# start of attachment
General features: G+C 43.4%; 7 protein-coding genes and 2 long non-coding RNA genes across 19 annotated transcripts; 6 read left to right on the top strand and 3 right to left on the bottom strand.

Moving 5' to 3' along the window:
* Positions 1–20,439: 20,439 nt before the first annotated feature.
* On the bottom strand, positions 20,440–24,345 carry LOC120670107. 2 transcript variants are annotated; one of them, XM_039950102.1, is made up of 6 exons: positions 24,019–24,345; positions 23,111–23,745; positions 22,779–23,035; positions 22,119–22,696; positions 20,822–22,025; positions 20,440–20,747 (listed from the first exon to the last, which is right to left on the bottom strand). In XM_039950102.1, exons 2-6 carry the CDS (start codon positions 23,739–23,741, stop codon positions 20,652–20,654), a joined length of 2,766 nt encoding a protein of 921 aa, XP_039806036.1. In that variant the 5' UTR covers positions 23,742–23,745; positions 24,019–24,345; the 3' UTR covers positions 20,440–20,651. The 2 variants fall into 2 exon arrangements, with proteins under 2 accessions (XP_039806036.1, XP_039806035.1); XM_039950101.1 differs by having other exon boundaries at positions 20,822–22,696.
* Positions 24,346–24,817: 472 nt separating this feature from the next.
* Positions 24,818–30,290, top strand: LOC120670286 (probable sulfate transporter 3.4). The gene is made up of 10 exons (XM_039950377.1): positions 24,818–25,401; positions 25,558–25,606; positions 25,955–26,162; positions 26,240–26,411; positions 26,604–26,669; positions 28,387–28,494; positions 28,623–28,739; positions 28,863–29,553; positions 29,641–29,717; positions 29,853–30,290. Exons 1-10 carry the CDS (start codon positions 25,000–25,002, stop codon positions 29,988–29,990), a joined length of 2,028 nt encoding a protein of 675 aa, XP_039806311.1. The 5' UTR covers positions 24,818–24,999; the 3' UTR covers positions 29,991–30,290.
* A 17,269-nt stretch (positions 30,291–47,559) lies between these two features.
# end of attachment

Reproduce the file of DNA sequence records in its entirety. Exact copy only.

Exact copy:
General features: G+C 43.4%; 7 protein-coding genes and 2 long non-coding RNA genes across 19 annotated transcripts; 6 read left to right on the top strand and 3 right to left on the bottom strand.

Moving 5' to 3' along the window:
* Positions 1–20,439: 20,439 nt before the first annotated feature.
* On the bottom strand, positions 20,440–24,345 carry LOC120670107. 2 transcript variants are annotated; one of them, XM_039950102.1, is made up of 6 exons: positions 24,019–24,345; positions 23,111–23,745; positions 22,779–23,035; positions 22,119–22,696; positions 20,822–22,025; positions 20,440–20,747 (listed from the first exon to the last, which is right to left on the bottom strand). In XM_039950102.1, exons 2-6 carry the CDS (start codon positions 23,739–23,741, stop codon positions 20,652–20,654), a joined length of 2,766 nt encoding a protein of 921 aa, XP_039806036.1. In that variant the 5' UTR covers positions 23,742–23,745; positions 24,019–24,345; the 3' UTR covers positions 20,440–20,651. The 2 variants fall into 2 exon arrangements, with proteins under 2 accessions (XP_039806036.1, XP_039806035.1); XM_039950101.1 differs by having other exon boundaries at positions 20,822–22,696.
* Positions 24,346–24,817: 472 nt separating this feature from the next.
* Positions 24,818–30,290, top strand: LOC120670286 (probable sulfate transporter 3.4). The gene is made up of 10 exons (XM_039950377.1): positions 24,818–25,401; positions 25,558–25,606; positions 25,955–26,162; positions 26,240–26,411; positions 26,604–26,669; positions 28,387–28,494; positions 28,623–28,739; positions 28,863–29,553; positions 29,641–29,717; positions 29,853–30,290. Exons 1-10 carry the CDS (start codon positions 25,000–25,002, stop codon positions 29,988–29,990), a joined length of 2,028 nt encoding a protein of 675 aa, XP_039806311.1. The 5' UTR covers positions 24,818–24,999; the 3' UTR covers positions 29,991–30,290.
* A 17,269-nt stretch (positions 30,291–47,559) lies between these two features.